Empathising with others is something that comes naturally to authors. But empathising is not always easy or straightforward, as I learned very early on in my first flirtations with PR: when I took on the role of playground peacemaker.

As a child, I instinctively wanted to help people get along. I wanted to unite people in friendship and cooperation and eradicate playground conflict. I remember spending one school dinner time being pursued round the school playing field by two angry groups of previously feuding girls. They were cross with me because in the hope of restoring their friendship, I’d told each separately – and inaccurately – that the other one wanted to apologise for the conflict. Appreciating their former adversaries’ apparent conciliatory attitude, they immediately made up. And then were after my blood when they realised I’d duped them.

Back to the present, I don’t think that my part in this book will inspire aggrieved gangs to chase me around the aisles of the London Book Fair. Instead, I hope I’ve helped build ling-term partnerships between all those parties who aim to bring great books into readers’ lives. Because books change lives. Books change lives for the better. And ultimately, the desire to do that is what unites all the parties served by this book: the desire to present great reading experienced that will change the lives of book lovers all over the world.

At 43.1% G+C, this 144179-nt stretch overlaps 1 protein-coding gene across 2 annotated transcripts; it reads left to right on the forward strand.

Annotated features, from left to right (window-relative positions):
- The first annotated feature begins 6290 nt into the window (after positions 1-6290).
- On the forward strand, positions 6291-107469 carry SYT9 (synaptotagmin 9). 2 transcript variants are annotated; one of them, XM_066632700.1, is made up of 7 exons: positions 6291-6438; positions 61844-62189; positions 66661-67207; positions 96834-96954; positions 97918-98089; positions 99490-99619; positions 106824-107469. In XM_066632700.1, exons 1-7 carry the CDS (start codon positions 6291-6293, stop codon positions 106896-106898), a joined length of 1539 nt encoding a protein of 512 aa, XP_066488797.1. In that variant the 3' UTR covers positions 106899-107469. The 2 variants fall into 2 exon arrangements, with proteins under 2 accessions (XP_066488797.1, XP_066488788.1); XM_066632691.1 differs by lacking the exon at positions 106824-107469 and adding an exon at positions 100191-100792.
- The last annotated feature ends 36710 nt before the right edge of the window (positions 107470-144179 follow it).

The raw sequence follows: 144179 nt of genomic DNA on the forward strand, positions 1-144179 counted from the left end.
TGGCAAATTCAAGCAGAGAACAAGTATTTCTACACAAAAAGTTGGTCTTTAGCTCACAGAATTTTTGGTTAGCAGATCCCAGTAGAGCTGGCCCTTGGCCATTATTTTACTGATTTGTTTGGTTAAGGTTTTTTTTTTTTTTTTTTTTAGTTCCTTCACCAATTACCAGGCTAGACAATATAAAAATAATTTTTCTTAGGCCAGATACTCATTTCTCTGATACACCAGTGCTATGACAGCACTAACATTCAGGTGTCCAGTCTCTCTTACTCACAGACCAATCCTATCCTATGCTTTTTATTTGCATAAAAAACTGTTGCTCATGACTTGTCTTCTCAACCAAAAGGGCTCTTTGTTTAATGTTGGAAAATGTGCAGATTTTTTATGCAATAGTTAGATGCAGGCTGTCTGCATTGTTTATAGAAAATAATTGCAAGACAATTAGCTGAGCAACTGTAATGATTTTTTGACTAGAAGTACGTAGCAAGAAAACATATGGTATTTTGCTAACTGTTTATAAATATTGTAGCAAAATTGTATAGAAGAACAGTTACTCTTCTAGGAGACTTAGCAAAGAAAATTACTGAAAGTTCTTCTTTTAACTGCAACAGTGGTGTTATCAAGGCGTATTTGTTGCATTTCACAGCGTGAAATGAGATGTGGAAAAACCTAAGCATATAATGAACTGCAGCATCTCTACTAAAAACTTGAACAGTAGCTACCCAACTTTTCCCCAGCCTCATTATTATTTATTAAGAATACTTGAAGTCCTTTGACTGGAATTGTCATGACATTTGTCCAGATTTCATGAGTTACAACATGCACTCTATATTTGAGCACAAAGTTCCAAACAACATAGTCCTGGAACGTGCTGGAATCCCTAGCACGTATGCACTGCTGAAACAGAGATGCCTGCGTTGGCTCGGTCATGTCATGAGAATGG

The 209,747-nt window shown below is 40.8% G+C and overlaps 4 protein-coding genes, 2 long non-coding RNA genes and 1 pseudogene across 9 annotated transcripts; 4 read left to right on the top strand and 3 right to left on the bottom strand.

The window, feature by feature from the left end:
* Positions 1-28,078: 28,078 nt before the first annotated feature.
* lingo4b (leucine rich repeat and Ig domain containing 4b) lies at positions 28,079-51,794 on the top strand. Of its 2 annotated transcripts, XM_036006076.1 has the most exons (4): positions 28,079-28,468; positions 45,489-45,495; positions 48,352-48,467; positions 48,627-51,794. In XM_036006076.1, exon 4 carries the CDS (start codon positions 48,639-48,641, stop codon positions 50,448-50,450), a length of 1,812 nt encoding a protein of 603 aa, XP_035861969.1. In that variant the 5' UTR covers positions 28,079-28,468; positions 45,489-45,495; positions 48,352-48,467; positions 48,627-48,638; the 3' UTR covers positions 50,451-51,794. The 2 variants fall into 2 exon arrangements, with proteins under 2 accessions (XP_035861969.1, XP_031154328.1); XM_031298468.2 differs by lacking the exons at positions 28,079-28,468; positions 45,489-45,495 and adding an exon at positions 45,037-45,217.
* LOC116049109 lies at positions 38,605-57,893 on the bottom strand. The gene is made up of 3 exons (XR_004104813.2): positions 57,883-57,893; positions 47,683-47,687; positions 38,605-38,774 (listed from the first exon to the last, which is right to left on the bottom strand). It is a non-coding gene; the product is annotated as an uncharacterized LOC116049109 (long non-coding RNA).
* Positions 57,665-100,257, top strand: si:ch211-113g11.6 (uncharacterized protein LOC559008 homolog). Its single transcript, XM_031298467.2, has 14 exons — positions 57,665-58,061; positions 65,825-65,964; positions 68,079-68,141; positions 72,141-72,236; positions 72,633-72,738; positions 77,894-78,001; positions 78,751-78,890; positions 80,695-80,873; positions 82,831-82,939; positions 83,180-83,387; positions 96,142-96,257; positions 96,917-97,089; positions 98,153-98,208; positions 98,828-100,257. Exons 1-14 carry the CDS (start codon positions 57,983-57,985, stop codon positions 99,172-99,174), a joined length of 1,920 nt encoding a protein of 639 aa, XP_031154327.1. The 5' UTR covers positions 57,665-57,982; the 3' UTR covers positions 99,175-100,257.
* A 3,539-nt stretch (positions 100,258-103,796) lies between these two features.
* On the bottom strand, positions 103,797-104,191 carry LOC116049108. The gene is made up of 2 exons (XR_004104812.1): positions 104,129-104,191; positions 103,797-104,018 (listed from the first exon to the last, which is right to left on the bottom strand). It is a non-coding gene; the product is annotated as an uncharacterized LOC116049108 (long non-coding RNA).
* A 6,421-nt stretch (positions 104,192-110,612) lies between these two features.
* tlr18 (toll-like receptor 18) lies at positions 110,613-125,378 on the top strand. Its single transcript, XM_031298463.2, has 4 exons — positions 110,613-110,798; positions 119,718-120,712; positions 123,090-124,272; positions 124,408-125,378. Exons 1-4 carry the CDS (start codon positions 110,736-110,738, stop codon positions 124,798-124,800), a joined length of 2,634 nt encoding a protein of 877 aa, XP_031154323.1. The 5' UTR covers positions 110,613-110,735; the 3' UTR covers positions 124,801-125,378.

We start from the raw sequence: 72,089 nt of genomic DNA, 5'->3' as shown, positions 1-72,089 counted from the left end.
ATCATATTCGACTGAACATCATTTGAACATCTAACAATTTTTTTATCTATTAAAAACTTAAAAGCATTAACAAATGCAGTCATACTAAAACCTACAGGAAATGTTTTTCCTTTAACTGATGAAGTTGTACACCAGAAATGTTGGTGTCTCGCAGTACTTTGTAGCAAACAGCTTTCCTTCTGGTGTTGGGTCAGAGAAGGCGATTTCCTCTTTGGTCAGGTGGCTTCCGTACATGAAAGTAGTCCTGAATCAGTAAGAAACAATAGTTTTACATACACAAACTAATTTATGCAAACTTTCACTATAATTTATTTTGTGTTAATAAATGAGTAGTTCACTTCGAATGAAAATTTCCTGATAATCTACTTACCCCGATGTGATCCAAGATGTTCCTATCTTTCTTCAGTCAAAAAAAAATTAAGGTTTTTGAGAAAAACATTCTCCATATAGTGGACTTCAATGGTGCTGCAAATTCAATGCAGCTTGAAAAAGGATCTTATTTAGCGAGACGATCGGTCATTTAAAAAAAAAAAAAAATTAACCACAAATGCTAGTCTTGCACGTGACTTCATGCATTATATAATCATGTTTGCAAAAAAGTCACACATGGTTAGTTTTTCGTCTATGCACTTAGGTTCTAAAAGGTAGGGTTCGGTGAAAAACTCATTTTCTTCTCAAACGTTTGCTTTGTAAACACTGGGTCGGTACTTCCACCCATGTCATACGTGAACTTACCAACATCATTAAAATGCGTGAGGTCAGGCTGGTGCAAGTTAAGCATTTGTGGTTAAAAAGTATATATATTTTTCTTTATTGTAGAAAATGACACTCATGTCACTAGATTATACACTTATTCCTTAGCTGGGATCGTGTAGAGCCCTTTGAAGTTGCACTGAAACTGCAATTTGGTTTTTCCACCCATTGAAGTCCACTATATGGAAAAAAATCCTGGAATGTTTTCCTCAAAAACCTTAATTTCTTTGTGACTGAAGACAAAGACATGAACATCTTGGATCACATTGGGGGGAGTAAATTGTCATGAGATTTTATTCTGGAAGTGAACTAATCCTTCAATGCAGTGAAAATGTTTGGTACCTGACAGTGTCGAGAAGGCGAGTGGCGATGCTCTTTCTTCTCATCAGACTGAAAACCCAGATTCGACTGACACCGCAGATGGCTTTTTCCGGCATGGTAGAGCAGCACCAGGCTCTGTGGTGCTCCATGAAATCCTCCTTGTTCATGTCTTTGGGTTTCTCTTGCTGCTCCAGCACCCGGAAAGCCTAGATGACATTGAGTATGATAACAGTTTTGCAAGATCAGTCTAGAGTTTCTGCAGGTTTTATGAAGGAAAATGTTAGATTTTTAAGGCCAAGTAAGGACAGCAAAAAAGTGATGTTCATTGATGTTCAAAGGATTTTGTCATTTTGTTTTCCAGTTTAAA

I’m confident that ALLi’s Open Up To Indies campaign and the Opening Up to Indie Authors guidebook, will only do good in making the wider world more receptive to self-published authors’ books, and so enable us all to change lives for the better through the power of the written word.

So let’s get out there and spread word about the campaign, and then – spread OUR words. Because together we can.

Posted in Writing

The Eventful Lives of Authors

Debbie Young and Sandy Osborne with a copy of "Sell Your Books!"
Me with Sandy Osborne at the launch of “Sell Your Books!”

(A new post about author events, including two of my own coming up in Cambridge and London)

As an author who daily spends hours in front of a computer, I’m a great advocate for getting out and about to meet “real” people, even though I have many online friends too.